He has sealed a world title in the past at the grandly named Circuit of the Americas and triumphed five times in eight years, so there’s no question that in the land of the gun (which he enjoys firing) he’s quickest on the draw.
But this year the pressures piling on his German team are as high as the expectation.
It may appear nip and tuck in the title race but the geography of the last nine races tells a different story. Hamilton has led just 11 laps and failed to hit the front in five of those. That compares with over 208 laps led by bitter title rival Max Verstappen, albeit in something of a recent trough himself.
More surprisingly, the most prolific winner in the sport’s history ranks a lowly eighth of the 11 lap-leaders since the French Grand Prix in June.
Despite five wins this year, Hamilton has not dominated one race. Not since his first season at Mercedes in 2013 has he suffered such a dearth of front-running form.
By contrast the Dutchman has been at the front longest – and more than all the rest put together (even with Hamilton) over the entire year.
But is this a case of lies, damned lies and statistics?
After all, being Lewis Hamilton he may have led just three laps in two of those races but they were crucial: he won both. A rich reward for any career except the very best.
But, soberingly, for Mercedes only one driver has won the world title in the last 12 years without being at the top of the lappery.
As nerves begin to jangle and tensions rise the margin for error remains terrifyingly thin.
While Red Bull admit Hamilton is the man to beat come Sunday the high altitude races that follow in Mexico and Brazil should favour them.
After that it’s anybody’s guess for the new venues in Qatar and Jeddah before the finale at Abu Dhabi.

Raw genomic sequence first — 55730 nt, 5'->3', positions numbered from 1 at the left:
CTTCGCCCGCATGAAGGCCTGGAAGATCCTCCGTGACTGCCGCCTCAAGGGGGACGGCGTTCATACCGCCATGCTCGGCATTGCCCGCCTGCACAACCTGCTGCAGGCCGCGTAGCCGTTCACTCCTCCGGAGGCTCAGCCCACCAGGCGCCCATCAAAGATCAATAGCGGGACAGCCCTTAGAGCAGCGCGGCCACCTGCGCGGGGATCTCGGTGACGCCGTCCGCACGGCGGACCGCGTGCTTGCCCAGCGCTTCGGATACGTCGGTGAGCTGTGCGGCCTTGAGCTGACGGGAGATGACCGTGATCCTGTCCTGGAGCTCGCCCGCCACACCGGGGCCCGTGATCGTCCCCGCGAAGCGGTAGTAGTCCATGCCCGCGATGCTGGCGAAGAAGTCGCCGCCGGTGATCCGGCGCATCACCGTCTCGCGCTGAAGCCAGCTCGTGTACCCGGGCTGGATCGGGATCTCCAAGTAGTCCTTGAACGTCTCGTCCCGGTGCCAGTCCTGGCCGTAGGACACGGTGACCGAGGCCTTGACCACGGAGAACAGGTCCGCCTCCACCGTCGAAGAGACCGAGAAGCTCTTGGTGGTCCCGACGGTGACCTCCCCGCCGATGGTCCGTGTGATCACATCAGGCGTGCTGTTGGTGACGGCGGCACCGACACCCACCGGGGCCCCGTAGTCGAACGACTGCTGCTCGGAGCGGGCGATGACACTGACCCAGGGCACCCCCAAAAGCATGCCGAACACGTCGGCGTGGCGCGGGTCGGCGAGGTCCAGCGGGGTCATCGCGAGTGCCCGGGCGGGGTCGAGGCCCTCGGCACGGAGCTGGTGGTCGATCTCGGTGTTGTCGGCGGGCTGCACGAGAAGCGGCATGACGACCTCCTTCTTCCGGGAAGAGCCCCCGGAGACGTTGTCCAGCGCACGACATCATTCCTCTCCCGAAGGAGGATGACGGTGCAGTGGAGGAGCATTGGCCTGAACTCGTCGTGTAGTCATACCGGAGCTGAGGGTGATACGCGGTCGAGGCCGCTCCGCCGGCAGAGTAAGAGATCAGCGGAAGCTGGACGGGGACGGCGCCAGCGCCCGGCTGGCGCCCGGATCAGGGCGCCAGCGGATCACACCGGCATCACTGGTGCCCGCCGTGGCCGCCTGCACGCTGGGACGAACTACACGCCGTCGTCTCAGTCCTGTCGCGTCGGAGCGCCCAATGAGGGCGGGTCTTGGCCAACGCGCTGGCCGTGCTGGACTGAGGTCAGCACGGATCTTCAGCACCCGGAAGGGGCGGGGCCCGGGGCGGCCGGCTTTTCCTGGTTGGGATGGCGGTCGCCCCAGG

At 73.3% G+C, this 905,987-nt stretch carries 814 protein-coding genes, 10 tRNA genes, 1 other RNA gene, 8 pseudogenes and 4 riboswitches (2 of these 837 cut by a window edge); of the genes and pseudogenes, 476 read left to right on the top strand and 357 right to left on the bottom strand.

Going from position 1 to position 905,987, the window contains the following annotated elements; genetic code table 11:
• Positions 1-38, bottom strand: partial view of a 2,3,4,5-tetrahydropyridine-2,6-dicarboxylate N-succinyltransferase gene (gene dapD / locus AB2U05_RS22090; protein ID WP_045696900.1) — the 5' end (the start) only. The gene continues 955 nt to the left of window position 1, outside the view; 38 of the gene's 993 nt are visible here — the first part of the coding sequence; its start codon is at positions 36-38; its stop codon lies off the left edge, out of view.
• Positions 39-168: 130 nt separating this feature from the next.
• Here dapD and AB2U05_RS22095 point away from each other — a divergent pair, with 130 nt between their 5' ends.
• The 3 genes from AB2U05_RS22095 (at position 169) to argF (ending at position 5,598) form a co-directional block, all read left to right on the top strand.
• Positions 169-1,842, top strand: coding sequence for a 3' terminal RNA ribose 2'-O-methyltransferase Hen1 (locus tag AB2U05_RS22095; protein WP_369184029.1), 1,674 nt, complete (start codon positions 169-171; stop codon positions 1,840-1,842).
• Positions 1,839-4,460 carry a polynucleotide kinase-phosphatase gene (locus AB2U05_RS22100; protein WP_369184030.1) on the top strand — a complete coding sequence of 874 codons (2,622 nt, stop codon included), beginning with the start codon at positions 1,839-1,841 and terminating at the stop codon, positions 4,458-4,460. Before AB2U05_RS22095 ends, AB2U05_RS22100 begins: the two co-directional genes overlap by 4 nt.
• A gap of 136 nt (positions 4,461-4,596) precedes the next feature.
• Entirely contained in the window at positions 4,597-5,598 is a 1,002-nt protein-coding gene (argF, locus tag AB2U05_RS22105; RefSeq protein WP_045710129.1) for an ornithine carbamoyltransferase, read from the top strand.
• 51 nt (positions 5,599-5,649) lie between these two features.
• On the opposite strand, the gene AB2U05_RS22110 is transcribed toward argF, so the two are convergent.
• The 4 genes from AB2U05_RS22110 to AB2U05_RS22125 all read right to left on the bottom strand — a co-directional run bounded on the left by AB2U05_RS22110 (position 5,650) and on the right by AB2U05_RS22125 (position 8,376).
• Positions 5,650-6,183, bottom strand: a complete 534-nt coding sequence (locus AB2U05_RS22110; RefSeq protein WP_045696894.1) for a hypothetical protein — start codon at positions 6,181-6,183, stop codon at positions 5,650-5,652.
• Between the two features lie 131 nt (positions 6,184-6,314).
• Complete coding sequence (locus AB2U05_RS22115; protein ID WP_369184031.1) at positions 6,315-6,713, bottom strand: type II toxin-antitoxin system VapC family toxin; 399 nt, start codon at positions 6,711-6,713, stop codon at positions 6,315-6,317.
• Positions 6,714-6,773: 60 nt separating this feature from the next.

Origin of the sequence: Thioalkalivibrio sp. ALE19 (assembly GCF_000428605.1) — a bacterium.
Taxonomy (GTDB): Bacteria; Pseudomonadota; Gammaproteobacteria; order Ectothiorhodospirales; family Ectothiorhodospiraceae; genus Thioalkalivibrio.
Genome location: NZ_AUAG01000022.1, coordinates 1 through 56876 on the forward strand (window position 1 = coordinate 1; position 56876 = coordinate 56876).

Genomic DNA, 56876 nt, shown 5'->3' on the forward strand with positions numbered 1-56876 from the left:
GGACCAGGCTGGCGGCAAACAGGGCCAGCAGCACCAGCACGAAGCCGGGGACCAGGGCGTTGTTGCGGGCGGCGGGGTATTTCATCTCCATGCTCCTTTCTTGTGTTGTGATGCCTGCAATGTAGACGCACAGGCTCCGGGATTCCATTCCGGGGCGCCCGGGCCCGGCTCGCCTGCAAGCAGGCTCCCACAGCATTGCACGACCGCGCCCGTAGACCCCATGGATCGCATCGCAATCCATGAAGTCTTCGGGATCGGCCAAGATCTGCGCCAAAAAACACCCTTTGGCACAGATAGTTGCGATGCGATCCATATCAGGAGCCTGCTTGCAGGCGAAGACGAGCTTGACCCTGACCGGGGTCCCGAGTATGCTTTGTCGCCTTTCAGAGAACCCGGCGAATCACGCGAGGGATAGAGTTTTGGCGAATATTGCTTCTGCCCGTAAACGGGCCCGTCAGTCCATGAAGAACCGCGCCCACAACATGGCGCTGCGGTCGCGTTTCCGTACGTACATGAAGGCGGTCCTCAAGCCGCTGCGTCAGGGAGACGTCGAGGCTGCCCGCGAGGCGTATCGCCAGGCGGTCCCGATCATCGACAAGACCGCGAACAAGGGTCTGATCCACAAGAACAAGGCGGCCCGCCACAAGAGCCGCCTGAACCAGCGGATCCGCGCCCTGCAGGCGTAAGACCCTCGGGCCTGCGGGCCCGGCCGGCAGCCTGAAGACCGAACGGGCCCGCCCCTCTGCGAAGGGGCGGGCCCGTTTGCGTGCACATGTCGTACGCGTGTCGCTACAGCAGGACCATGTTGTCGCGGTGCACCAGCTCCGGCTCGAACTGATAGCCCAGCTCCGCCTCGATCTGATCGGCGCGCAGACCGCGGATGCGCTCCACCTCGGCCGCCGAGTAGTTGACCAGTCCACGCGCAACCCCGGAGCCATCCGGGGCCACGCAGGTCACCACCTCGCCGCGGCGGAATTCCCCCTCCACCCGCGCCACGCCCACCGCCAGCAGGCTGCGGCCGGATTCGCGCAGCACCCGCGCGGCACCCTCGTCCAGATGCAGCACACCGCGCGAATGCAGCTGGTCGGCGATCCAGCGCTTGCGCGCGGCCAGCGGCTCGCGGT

Mercedes, though, have shown an increasing penchant to fold under extreme pressure, most recently throwing away third in Turkey.
And Hamilton’s radio rant at his own team was an unedifying display when you can be sure he knew the world was listening. How often has Hamilton played the ‘ice-cold-nerveless-architect-of-victory’ card when Mercedes have won? That he failed to hold up his hand and protect his team by admitting responsibility only made him look weak.
But the pattern is now set. Or so it appears. Mercedes are struggling with engine issues but doubling down on their historic strength - reliability.
Despite the ebb and flow of a championship that has changed hands five times Mercedes boss Toto Wolff believes reliability rather than speed could be the deciding factor.
Having lost one of Hamilton’s engines at Zandvoort, another is in doubt after debuting as recently as Spa, while the third has already been plundered for parts.
So accepting a penalty for calling a fourth into action in Istanbul smacked of Mercedes pushing the panic button. And Wolff is not ruling out the need for a fifth.
The tensions are such that Red Bull have questioned the sudden turn of speed that has arrived with Mercedes' new engines which are supposed to be unchanged from their predecessors.
After all, Verstappen couldn’t keep up with Bottas at the last race, let alone Hamilton.
Christian Horner noted Mercedes' acceleration without DRS was suddenly better than Red Bull with it. It was gamesmanship with a dark undertone in tense times.
In their turn Red Bull are battling a car that is proving difficult to set up for each new circuit as they chase diminishing returns.
Perhaps a small piece of the puzzle over their recent drop off was solved after it emerged head designer Adrian Newey was involved in a serious cycling accident over the summer break and required “several operations” before his return in Turkey.
But going to America Mercedes desperately need a victory as a cushion against what is likely to come.
So, much as the city’s motto is ‘Keep Austin Weird’ Hamilton will be hoping it will very much be a case of keeping it just normal, F1-wise at least.